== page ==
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Vipond said the announcement of the rapid tests and the province continuing to open more availability to booster shots are “great moves” from the government, but urged Albertans to be careful not to over rely on these tests.

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Even if a negative result is received, Albertans must continue to follow all public health guidelines in place, the government said.

How to use a COVID-19 rapid test

Each kit will contain five tests because it takes time for enough protein to be detected by a rapid test after being exposed to COVID-19.

Albertans are to perform rapid tests twice per week for two weeks as long as you are asymptomatic. The tests can be used on people aged 14 and older and adults can perform them on children aged two to 13.

Read more:

Omicron FAQ: Everything you need to know about the COVID-19 variant

According to a video on the province’s website, follow these steps to perform a COVID-19 rapid test:

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  • All materials in the test need to be at room temperature before starting.
  • Open the pouch and lay the test cassette (the device that will read whether you have COVID-19) on a clean, flat surface.
  • Add the extraction buffer liquid to a testing tube.
    • For a test kit with a bottle, add 10 drops. For test kits with a single-use ampoule, add the full ampoule.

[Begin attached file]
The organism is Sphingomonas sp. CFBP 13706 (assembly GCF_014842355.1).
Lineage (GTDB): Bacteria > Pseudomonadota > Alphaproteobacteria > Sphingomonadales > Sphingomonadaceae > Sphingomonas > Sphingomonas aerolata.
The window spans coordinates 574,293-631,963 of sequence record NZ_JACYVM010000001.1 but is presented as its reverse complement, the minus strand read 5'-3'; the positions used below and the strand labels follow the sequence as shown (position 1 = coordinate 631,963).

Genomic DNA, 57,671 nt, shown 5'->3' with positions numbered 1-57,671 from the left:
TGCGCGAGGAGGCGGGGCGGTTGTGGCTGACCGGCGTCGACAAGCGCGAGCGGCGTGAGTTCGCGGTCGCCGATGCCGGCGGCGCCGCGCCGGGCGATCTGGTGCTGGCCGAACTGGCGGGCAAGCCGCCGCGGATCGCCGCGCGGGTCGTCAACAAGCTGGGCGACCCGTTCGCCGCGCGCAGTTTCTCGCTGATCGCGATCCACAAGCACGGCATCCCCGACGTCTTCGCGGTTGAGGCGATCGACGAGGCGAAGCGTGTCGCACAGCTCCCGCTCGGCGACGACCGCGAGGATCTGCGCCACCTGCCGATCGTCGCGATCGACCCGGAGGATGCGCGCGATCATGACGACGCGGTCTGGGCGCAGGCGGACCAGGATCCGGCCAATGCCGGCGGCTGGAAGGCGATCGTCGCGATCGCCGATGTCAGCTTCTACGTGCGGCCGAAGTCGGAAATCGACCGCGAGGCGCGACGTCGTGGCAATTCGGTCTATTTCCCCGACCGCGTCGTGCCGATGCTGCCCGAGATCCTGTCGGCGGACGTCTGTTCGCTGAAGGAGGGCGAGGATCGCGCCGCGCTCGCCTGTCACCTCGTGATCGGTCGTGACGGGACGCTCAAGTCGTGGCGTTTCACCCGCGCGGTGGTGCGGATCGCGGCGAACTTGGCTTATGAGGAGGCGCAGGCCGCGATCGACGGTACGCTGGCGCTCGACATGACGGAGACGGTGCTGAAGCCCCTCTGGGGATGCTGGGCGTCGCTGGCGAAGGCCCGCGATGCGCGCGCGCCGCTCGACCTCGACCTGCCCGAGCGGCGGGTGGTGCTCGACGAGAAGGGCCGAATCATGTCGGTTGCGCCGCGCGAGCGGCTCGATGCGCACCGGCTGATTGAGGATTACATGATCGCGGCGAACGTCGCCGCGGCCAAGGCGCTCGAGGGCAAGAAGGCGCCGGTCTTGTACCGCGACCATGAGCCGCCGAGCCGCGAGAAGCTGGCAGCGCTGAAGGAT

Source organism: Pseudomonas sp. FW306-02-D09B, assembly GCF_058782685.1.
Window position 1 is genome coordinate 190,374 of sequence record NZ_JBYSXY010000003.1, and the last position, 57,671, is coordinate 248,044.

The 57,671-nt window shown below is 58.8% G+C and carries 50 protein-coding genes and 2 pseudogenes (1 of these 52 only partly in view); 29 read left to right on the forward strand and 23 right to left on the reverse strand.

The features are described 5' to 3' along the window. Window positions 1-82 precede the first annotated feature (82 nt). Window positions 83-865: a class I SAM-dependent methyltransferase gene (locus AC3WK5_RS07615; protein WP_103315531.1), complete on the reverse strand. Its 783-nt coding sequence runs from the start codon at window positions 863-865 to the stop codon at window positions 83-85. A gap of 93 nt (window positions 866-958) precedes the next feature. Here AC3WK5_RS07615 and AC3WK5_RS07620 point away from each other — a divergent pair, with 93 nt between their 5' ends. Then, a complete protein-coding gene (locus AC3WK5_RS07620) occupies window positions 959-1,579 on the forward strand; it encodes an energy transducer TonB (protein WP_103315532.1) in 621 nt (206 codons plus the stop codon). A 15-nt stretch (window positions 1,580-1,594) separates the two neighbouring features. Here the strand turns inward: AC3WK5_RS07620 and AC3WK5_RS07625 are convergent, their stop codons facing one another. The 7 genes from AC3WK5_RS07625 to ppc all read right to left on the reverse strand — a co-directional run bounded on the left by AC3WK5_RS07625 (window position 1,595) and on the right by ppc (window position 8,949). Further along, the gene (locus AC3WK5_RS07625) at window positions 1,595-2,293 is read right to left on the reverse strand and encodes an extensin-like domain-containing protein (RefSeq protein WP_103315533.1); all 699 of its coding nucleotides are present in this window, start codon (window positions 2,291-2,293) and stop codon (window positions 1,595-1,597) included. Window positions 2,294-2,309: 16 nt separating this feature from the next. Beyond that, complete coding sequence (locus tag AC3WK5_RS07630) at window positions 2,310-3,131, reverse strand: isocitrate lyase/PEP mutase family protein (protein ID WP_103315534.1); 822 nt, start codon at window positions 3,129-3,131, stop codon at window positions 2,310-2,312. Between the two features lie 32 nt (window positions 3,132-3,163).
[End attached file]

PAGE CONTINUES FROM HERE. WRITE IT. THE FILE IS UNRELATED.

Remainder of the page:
• Blow your nose and then remove the swab from the packaging, being careful not to touch the tip to anything.
  • Tilt your head back and insert the swab at least half an inch inside the nostril and swab for at least five seconds. Then, compress your nostril against the swab and rotate the tip of the swab for at least five seconds.
    • If performing the test on a child, only insert the swab 1.5 centimetres and no more than two centimetres.
  • Repeat the procedure in the other nostril with the same swab.
  • Tilt the tube with the extraction fluid and insert the swab, submerging the entire swab head in the solution.
  • Mix well and squeeze the swab head 10-15 times by squishing the tube against the swab.
  • Set the tube back in the tube stand and, using a timer, let the solution stand for two minutes.
  • Squeeze as much liquid as possible out of the swab by pinching the tube and safely dispose of the swab.
  • Place the provided nozzle on the tube and drop three drops of solution into the sample well on the test cassette (the spot marked S).
  • Set a timer for 15 minutes.
  • A positive result will show two lines: a line in the control region (the spot marked C) and any visible line in the test region (the spot marked T). Even a faint line in the test region is to be considered a positive result.
  • A negative result shows a line only in the control region and no apparent line in the test region.
  • If there is no line in the control region, the result is invalid.
    • In the case of an invalid test, the test must be discarded and conducted again.
    • If the problem persists, discontinue use and contact the agency where you got your kit.

A way to keep time is required for the test, but is not provided in the kit.

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© 2021 Global News, a division of Corus Entertainment Inc.